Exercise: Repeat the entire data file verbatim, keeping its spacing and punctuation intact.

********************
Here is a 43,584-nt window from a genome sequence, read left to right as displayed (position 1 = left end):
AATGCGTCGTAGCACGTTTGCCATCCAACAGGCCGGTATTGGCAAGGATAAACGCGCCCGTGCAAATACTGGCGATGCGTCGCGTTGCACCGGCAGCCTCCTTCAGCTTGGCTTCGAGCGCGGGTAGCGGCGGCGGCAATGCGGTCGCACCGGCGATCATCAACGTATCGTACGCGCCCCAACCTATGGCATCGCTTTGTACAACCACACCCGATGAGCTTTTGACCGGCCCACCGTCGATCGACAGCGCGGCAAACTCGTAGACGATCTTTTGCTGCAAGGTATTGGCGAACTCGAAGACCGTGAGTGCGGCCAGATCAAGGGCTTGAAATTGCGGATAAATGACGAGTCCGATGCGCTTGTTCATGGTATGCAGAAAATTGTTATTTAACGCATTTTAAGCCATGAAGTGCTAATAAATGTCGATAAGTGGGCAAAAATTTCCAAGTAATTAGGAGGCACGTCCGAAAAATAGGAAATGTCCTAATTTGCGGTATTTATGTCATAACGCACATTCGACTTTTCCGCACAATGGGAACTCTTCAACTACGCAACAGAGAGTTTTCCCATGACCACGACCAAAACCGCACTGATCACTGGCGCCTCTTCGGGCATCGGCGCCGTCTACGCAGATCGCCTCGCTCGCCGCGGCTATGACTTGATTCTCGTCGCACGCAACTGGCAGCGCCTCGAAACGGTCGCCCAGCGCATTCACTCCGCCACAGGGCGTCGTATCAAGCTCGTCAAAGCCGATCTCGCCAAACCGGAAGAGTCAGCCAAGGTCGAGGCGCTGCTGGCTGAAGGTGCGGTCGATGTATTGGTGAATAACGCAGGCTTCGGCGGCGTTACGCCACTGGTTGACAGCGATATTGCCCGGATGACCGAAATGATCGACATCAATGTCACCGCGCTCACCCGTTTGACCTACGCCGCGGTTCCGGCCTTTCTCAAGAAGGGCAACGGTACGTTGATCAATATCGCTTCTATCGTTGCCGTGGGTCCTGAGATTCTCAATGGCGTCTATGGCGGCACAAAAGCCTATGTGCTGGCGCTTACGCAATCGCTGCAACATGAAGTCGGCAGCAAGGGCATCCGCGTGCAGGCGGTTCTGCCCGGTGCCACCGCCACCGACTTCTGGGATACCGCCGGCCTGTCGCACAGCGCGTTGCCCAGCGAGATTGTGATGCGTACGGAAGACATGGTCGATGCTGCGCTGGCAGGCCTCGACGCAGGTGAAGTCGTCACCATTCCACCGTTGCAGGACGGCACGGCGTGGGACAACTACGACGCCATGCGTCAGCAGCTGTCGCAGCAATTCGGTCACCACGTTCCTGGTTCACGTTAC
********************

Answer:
Here is a 43,584-nt window from a genome sequence, read left to right as displayed (position 1 = left end):
AATGCGTCGTAGCACGTTTGCCATCCAACAGGCCGGTATTGGCAAGGATAAACGCGCCCGTGCAAATACTGGCGATGCGTCGCGTTGCACCGGCAGCCTCCTTCAGCTTGGCTTCGAGCGCGGGTAGCGGCGGCGGCAATGCGGTCGCACCGGCGATCATCAACGTATCGTACGCGCCCCAACCTATGGCATCGCTTTGTACAACCACACCCGATGAGCTTTTGACCGGCCCACCGTCGATCGACAGCGCGGCAAACTCGTAGACGATCTTTTGCTGCAAGGTATTGGCGAACTCGAAGACCGTGAGTGCGGCCAGATCAAGGGCTTGAAATTGCGGATAAATGACGAGTCCGATGCGCTTGTTCATGGTATGCAGAAAATTGTTATTTAACGCATTTTAAGCCATGAAGTGCTAATAAATGTCGATAAGTGGGCAAAAATTTCCAAGTAATTAGGAGGCACGTCCGAAAAATAGGAAATGTCCTAATTTGCGGTATTTATGTCATAACGCACATTCGACTTTTCCGCACAATGGGAACTCTTCAACTACGCAACAGAGAGTTTTCCCATGACCACGACCAAAACCGCACTGATCACTGGCGCCTCTTCGGGCATCGGCGCCGTCTACGCAGATCGCCTCGCTCGCCGCGGCTATGACTTGATTCTCGTCGCACGCAACTGGCAGCGCCTCGAAACGGTCGCCCAGCGCATTCACTCCGCCACAGGGCGTCGTATCAAGCTCGTCAAAGCCGATCTCGCCAAACCGGAAGAGTCAGCCAAGGTCGAGGCGCTGCTGGCTGAAGGTGCGGTCGATGTATTGGTGAATAACGCAGGCTTCGGCGGCGTTACGCCACTGGTTGACAGCGATATTGCCCGGATGACCGAAATGATCGACATCAATGTCACCGCGCTCACCCGTTTGACCTACGCCGCGGTTCCGGCCTTTCTCAAGAAGGGCAACGGTACGTTGATCAATATCGCTTCTATCGTTGCCGTGGGTCCTGAGATTCTCAATGGCGTCTATGGCGGCACAAAAGCCTATGTGCTGGCGCTTACGCAATCGCTGCAACATGAAGTCGGCAGCAAGGGCATCCGCGTGCAGGCGGTTCTGCCCGGTGCCACCGCCACCGACTTCTGGGATACCGCCGGCCTGTCGCACAGCGCGTTGCCCAGCGAGATTGTGATGCGTACGGAAGACATGGTCGATGCTGCGCTGGCAGGCCTCGACGCAGGTGAAGTCGTCACCATTCCACCGTTGCAGGACGGCACGGCGTGGGACAACTACGACGCCATGCGTCAGCAGCTGTCGCAGCAATTCGGTCACCACGTTCCTGGTTCACGTTAC